An Approach to Promote Learning by Problem-Based Problem-Posing Sho YAMAMOTO, Hiromi WAKI, Tsukasa HIRASHIMA Department of Information Engineering, Hiroshima University, Japan {sho, waki, tsukasa}@isl.hiroshima-u.ac.jp

Abstract: In this paper, an interactive learning environment for learning by problem-based problem-posing has been described. In the method of learning by problem-posing, a learner is required to create the problems, since it is useful to understand the problems and their solution methods. There are several ways to pose problems, such as, solution-based problems, story-based problem posing and problem-based problem-posing. However, in the problem-based problemposing, a learner is required to create new problems by changing the original one. This problemposing has been expected to especially promote to understand the relation among problems. We have designed and implemented a learning environment for the learner where a learner could make new problems by changing the original problem and receive feedback on its changes. The learning environment has the facilities to diagnose the changes and generate the feedback based on the results of the diagnosis. The results of preliminary experimental use of the learning environment have also been reported.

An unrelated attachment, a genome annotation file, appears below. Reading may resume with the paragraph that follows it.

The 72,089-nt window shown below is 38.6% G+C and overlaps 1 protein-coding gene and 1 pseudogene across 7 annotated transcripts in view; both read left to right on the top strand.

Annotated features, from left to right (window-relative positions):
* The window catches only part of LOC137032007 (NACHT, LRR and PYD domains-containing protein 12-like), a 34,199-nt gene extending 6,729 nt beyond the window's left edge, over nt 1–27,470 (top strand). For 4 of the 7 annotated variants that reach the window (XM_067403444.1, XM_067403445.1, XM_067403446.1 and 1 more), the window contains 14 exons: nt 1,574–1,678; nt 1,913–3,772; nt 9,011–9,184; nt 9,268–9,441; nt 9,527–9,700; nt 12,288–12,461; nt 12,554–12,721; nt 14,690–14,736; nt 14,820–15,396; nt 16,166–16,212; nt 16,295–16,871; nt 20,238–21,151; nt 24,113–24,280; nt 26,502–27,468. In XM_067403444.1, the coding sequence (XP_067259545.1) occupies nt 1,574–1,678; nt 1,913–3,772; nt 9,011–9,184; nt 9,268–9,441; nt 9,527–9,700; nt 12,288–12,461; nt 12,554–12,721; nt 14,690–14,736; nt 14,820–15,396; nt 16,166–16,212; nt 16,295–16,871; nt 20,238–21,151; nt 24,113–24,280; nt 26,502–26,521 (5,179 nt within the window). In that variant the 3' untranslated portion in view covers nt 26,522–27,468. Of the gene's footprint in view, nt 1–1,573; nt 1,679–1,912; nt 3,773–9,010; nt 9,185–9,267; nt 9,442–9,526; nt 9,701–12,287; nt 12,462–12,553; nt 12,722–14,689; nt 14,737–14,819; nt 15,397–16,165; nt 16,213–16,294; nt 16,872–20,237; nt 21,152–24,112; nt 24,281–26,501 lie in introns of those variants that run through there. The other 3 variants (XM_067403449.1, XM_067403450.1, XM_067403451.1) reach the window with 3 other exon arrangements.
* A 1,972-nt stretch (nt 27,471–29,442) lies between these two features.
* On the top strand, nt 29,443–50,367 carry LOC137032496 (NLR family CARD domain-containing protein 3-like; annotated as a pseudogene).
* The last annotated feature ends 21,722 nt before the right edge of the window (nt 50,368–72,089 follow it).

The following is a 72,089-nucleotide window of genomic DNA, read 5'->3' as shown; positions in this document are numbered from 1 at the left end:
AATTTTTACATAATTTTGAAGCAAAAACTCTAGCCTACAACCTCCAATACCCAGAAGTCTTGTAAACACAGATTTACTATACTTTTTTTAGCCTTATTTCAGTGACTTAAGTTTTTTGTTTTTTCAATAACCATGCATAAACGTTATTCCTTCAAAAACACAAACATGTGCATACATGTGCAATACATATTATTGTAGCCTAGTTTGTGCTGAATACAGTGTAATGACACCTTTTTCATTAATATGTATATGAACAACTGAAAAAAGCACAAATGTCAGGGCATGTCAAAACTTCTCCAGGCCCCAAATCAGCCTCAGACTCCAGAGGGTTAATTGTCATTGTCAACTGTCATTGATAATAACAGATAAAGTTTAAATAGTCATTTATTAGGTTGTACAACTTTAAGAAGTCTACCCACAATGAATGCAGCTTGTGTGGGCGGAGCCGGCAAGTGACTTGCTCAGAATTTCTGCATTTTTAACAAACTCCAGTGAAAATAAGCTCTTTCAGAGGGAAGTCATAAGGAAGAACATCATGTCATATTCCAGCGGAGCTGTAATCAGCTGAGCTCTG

Introduction An interactive learning environment for learning by problem-based problem-posing has been described in this paper. Learning by problem-posing requires learners to create new problems. Several investigations have already been suggested that the effective way to create problems is to promote learners to reflect their knowledge and problem-solving abilities (G. Polya, 1957; Brown, S.I. et al, 1993; Silver, E.A. et al, 1996). Then it is also useful to learn how to use the solution methods that can be applied to the posed problems. There are several ways to pose problems, such as, solution-based problems, story-based problem posing and problem-based problem posing (Nakano, A. et al, 1999). In the problem-based problem-posing, a learner is required to make new problems by changing the original one. This problem-posing is expected to especially promote to understand the relation among problems. We call this understanding “external problem understanding”. We have designed and implemented a learning environment where a learner could make new problems by changing the original one and receive feedback about the changes. The environment has the facilities to diagnose the changes and generate the feedback based on the results of the diagnosis. In addition, the results of preliminary experimental use of the learning environment have also been reported.